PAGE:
Jefferson and Civil Liberties: The Darker Side / Edition 1

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Overview

In the most controversial analysis ever written of the apostle of American liberty, the distinguished constitutional historian Leonard W. Levy examines Jefferson’s record on civil liberties and finds it strikingly wanting. Clearing away the saintliness that surrounds the hero, Mr. Levy tries to understand why the “unfamiliar” Jefferson supported loyalty oaths; countenanced internment camps for political suspects; drafted a bill of attainder; urged prosecutions for seditious libel; condoned military despotism; used the Army to enforce laws in time of peace; censored reading; chose professors for their political opinions; and endorsed the doctrine that means, however odious, are justified by ends. "Implicitly," Mr. Levy writes, "this book is a study of libertarian leadership in time of power and time of danger...Jefferson should be seen [by his biographers] as a whole man in the perspective of his times, but my task is to determine the validity of his historical reputation as the apostle of liberty." "Blunt words and blunt facts...an indispensable book."—Commentary.

A distinguished constitutinal historian examines Jefferson's record on civil liberties and finds it strikingly wanting.

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Editorial Reviews

Commentary
Blunt words and blunt facts...an indispensable book.
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Product Details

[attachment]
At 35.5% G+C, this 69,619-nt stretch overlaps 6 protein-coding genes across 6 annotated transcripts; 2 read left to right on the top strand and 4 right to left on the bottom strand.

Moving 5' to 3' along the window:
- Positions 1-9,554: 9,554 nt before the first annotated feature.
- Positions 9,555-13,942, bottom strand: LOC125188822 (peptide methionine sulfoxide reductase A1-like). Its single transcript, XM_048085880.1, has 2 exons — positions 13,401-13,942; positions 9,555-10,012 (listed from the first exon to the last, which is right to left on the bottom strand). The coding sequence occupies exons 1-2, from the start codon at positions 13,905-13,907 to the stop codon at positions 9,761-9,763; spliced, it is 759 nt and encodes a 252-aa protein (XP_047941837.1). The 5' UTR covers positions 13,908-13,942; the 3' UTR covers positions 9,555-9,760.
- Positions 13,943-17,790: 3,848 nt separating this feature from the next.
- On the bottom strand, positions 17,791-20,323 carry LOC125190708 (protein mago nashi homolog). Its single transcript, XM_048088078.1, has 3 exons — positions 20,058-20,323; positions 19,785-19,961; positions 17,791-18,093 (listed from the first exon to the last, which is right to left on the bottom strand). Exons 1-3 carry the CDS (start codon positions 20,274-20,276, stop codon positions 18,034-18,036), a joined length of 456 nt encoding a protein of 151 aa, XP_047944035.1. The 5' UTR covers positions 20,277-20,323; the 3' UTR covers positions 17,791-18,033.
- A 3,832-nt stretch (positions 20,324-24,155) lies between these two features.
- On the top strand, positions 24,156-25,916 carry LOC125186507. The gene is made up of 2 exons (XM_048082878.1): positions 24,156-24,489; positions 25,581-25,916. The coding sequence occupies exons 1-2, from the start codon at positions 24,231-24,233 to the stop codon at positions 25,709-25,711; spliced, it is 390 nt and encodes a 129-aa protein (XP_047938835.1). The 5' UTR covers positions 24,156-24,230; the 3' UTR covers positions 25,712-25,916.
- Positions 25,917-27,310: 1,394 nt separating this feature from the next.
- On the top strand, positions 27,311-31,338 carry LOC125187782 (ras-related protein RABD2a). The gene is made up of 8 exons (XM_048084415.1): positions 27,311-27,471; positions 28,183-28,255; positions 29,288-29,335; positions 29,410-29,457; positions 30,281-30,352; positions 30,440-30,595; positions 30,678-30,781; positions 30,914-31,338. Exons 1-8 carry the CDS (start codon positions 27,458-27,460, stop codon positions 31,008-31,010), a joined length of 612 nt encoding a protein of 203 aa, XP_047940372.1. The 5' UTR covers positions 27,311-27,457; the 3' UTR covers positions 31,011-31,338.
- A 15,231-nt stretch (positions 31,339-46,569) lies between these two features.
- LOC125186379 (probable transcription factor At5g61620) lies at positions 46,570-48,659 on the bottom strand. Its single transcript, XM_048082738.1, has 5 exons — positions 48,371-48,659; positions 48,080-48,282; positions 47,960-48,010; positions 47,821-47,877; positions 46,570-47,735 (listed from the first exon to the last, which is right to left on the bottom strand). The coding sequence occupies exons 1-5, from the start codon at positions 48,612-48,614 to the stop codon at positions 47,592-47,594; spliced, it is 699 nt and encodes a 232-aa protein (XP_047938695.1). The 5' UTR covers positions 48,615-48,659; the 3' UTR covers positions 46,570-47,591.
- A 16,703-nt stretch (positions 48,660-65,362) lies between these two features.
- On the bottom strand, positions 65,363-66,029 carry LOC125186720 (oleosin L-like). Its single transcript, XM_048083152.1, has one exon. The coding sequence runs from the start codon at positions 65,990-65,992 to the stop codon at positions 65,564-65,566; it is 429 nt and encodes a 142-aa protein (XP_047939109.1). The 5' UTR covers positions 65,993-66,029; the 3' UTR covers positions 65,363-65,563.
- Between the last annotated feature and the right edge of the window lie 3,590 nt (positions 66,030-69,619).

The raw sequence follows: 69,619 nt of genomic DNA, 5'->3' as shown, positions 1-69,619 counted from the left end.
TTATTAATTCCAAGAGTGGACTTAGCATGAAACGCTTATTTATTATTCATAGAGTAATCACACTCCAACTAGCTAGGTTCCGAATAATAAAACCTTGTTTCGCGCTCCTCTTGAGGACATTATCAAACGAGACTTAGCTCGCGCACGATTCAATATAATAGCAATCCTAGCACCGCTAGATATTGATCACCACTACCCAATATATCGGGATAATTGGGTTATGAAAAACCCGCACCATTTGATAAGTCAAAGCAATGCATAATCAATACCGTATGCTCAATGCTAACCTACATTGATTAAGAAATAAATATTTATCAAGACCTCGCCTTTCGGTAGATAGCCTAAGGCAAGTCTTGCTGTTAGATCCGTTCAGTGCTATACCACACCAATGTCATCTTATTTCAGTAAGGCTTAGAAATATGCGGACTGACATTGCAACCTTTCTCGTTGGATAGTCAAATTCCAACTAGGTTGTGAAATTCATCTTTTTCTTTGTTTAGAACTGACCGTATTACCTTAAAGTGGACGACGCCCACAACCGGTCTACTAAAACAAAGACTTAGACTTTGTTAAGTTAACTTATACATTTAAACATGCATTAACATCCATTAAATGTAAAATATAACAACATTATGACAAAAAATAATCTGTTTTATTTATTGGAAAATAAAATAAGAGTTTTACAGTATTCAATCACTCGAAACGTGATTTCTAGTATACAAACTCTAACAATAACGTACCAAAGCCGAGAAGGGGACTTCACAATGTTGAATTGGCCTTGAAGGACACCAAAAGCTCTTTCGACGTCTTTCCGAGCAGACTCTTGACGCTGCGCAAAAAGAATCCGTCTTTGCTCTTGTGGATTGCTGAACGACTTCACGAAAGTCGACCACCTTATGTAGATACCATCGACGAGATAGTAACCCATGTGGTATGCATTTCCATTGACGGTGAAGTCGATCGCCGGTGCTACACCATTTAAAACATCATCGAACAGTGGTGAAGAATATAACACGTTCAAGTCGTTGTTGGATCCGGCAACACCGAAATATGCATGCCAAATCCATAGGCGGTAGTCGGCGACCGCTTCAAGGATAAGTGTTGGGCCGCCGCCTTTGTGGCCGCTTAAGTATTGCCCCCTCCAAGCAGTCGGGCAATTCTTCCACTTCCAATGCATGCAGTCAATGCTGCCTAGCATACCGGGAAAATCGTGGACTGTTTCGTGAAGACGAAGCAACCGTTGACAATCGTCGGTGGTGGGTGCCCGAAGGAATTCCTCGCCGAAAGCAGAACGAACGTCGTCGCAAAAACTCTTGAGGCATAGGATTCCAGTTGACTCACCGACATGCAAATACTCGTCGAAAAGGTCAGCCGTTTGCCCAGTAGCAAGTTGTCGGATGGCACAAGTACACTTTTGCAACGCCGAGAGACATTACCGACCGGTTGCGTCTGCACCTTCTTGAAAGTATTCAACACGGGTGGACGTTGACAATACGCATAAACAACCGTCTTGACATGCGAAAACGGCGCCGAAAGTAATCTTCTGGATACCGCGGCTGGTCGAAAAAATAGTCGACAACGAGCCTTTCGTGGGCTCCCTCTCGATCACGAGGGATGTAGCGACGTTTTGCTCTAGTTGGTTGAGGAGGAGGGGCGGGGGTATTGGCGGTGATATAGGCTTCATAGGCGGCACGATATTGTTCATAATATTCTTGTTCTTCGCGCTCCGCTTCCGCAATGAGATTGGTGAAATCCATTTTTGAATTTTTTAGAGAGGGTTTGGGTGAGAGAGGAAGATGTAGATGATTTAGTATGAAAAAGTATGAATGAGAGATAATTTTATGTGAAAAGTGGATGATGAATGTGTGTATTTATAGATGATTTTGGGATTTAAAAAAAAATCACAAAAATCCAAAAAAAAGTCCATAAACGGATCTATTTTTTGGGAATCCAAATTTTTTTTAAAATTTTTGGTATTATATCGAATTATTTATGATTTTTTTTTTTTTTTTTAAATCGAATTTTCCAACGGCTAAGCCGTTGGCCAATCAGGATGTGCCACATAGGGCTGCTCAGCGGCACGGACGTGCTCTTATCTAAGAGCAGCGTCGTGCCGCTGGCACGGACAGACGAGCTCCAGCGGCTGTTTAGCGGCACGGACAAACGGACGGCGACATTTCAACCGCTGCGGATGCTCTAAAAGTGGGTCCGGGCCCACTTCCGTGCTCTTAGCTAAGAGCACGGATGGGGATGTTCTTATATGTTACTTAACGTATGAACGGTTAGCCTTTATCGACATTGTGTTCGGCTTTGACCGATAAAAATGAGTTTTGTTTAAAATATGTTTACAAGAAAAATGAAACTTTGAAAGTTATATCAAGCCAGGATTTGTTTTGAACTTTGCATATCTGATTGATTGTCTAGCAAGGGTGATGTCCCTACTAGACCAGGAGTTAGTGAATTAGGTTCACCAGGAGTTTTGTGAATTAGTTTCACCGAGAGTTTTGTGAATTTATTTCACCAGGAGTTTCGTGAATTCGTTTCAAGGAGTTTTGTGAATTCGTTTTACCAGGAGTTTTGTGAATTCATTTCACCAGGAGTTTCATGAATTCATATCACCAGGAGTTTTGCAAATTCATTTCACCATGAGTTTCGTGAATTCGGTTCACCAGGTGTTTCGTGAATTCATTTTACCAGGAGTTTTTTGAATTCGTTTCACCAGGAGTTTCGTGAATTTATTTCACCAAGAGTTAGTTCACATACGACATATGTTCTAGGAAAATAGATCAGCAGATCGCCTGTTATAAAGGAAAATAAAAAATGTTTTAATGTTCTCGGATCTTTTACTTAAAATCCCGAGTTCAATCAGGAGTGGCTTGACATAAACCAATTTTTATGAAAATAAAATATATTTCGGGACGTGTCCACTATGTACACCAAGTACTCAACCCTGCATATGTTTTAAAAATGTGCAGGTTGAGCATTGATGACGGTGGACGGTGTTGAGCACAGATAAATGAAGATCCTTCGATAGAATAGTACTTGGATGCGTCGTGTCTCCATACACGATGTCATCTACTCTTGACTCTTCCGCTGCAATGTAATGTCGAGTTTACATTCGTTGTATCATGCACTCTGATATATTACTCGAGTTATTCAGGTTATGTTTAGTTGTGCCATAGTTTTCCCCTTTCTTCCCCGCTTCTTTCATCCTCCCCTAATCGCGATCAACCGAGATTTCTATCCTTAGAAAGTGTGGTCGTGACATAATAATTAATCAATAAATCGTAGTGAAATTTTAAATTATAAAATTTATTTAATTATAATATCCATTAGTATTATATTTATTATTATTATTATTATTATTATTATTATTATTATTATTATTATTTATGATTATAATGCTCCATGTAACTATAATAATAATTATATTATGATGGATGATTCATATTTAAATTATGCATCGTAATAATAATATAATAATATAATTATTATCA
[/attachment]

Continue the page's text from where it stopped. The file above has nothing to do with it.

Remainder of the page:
• ISBN-13: 9780929587110
  • Publisher: Dee, Ivan R. Publisher
  • Publication date: 8/28/1989
  • Edition description: New Edition
  • Edition number: 1
  • Pages: 255
  • Sales rank: 812,440
  • Product dimensions: 5.12 (w) x 8.00 (h) x 0.78 (d)

Meet the Author

Leonard W. Levy, whose Origins of the Fifth Amendment won the Pulitzer Prize in history, is formerly Earl Warren Professor of Constitutional History at Brandeis University and Andrew W. Mellon All-Claremont Professor of Humanities and History at the Claremont Graduate School. His other writings, many of which have also won awards, include The Palladium of Justice, Blasphemy, The Establishment Clause, Freedom of the Press from Zenger to Jefferson, Original Intent and the Framers' Constitution, and Jefferson and Civil Liberties. He lives in Ashland, Oregon.

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  • Anonymous

    Posted June 28, 2000

    Classic demolition of historical myth

    This book, which first appeared in 1963, is essential reading for anyone who is interested in civil liberties, Thomas Jefferson, or the early American republic. To be sure, Jefferson, long acclaimed as the preeminent American philosopher of liberty, is the most eloquent defender of liberty in American literature ... but his record as a civil libertarian leaves a lot to be desired. Leonard W. Levy, one of the deans of American constitutional history, assessed Jefferson's actual record on such things as freedom of speech and press, due process, rights of the accused, intellectual freedom, and so forth -- always checking Jefferson's thoughts and deeds against standards of civil liberty that were available, even prevalent, in his own time. His book is a formidably researched and eloquent analysis of the many inconsistencies and hypocrisies in Jefferson's record.

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